The Half-Monitor Brooding Barn

via Compact Cabins

Turns out there’s a much less pretentious name for the kind of structure I’m building than “clerestory cabin”: old-timey hen-house or brooding barn. It seems funny, but knowing that I am building what is essentially a chicken coop is really moving for me.

My dad’s dad, Bill Holman, was born on 10-10-1910, and died too young in 1965.  So I never knew him personally, just through the stories that my dad tells of him.  I do have one thing that belonged to my paternal grandfather, in fact was made with his own hands, and that is a piece of a chicken coop that he designed and built in the early 1960s.  I use it as a shelf on which to store my treasures.

My Dear Old Auntie Kate found and posted a newspaper photo of the “state of the art” Sunset Farms coop in the early building stages.  http://www.leaksville.com/SunsetFarms.htm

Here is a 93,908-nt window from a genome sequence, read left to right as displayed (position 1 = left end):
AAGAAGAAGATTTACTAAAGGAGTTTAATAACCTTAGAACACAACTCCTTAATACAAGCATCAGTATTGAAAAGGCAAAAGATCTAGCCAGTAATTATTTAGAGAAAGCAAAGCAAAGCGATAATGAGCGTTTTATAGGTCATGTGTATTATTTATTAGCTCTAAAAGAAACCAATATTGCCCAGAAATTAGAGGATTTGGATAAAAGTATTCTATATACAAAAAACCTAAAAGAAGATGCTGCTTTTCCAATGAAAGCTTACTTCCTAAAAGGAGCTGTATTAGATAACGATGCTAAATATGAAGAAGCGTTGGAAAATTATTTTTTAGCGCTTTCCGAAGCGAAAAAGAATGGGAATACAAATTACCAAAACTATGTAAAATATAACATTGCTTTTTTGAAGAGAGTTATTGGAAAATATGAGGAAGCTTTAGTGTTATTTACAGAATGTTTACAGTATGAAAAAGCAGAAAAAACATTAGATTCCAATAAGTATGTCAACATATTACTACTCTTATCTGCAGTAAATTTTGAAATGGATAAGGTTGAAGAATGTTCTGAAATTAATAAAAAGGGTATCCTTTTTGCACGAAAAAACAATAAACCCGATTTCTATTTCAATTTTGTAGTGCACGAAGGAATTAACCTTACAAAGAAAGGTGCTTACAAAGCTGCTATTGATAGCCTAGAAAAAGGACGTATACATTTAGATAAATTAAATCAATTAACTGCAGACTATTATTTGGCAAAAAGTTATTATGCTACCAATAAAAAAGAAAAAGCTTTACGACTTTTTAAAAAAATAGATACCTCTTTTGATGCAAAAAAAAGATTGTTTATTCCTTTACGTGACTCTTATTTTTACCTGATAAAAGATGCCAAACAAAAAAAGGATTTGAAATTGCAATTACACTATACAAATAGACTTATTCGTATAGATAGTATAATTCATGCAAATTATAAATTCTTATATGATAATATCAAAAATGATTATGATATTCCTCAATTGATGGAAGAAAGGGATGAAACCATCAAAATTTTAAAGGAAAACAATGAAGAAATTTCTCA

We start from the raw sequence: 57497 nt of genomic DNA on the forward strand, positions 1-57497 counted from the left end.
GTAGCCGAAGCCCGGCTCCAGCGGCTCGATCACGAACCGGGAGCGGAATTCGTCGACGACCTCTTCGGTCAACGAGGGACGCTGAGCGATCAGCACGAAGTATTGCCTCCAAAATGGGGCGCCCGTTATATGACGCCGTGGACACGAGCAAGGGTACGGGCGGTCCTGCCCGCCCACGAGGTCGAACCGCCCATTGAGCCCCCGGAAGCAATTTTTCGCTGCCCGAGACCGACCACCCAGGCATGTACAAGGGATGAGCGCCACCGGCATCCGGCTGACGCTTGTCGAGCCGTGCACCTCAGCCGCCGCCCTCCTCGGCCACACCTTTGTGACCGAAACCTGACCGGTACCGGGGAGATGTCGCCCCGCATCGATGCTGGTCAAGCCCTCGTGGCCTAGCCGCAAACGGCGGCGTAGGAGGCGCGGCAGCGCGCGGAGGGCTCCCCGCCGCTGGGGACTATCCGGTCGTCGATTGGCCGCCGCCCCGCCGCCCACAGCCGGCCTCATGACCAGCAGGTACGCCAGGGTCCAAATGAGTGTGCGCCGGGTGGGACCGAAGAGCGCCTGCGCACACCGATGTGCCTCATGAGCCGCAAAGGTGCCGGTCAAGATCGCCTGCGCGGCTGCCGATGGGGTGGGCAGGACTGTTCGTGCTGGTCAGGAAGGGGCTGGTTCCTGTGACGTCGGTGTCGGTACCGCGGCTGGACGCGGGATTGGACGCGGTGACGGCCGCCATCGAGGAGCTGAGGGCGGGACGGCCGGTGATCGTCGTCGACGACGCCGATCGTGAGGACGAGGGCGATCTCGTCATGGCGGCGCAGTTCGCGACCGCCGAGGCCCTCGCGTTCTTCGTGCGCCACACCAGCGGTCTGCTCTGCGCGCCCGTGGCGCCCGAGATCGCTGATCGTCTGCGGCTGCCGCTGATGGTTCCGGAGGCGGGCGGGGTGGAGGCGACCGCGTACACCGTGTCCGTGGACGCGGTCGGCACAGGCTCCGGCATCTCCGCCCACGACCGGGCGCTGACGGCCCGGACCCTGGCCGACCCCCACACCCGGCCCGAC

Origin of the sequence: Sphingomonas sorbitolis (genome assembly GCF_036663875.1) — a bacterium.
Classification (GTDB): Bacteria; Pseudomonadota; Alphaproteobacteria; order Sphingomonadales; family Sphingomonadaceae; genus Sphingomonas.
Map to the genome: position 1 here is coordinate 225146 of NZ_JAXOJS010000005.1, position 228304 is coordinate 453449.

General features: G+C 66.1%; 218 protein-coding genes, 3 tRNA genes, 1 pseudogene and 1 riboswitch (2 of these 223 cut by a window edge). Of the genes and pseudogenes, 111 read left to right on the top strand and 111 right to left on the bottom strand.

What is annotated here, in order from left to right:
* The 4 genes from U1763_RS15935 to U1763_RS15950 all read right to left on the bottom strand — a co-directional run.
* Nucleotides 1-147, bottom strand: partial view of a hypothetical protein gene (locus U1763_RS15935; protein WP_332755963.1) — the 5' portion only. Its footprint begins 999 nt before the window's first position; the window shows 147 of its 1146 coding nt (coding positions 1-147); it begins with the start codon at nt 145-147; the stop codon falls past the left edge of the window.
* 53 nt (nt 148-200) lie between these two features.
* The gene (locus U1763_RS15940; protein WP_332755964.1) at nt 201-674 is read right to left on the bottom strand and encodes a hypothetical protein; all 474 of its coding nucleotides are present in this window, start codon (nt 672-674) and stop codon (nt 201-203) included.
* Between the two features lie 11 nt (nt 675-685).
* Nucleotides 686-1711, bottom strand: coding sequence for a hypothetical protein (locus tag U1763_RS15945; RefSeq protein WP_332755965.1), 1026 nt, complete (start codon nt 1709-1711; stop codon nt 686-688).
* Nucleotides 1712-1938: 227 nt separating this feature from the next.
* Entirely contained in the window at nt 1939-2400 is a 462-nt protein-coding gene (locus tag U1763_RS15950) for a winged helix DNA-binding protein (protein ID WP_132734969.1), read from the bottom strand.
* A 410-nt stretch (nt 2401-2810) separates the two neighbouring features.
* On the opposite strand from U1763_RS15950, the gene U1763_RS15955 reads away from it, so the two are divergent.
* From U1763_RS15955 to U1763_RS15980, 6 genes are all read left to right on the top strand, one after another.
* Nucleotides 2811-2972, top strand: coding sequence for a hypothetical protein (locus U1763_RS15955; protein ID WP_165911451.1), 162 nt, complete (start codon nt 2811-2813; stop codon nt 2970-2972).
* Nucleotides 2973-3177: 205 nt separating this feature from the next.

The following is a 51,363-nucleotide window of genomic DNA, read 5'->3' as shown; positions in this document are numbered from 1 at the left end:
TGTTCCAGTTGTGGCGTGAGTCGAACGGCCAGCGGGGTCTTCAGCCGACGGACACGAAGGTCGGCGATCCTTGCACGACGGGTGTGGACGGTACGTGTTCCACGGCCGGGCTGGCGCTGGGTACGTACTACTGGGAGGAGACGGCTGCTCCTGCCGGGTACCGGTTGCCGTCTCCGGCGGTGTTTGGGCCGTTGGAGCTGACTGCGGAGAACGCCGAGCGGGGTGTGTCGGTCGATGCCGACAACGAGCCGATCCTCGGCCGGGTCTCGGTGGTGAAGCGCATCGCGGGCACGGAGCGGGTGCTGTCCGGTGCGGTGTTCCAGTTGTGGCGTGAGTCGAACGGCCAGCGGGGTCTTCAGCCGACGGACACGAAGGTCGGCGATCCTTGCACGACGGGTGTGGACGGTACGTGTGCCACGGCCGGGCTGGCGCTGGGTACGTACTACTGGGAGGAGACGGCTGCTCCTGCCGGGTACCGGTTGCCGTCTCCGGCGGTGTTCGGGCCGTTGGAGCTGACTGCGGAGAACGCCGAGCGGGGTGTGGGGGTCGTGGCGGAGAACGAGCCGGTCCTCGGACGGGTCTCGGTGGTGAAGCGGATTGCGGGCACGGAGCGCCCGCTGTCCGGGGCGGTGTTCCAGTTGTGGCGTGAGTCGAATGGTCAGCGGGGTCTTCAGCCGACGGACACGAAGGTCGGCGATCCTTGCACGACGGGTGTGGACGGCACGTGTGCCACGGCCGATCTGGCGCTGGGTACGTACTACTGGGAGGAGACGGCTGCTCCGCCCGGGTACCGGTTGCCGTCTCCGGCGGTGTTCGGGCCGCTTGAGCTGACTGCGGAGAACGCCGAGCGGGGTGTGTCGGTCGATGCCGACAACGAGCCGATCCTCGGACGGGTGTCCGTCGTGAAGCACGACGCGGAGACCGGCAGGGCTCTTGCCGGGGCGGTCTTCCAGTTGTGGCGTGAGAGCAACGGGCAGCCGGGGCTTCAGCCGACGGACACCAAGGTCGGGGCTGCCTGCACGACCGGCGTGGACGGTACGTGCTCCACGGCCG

The half-monitor roof design appears in lots of old publications, including Building Plans for Poultrymen, and Practical Methods of Poultry Raising (http://books.google.com/books?id=UDFDAAAAYAAJ) and this circular from a county extension office in Iowa:

 

and there are plans for this type of structure that are made available by the North Dakota Agricultural Extension office:

A fellow named Steve has posted detailed pics and even a materials list of his project: http://www.backyardchickens.com/t/129053/building-an-old-style-henhouse-move-in-day-pics

 

The same things that made it great for rural settings without electricity will make it great for my purposes: the high windows let in diffuse light and help hot stale air move up and out.

This sketch is a little out of date in that I’ve moved the wet room to the southeast corner of the building to make it more accessible to the deck.  The thing that looks like a giant banana is actually an aluminum canoe that will be hung upside-down on T-posts to provide a small covered area on the deck.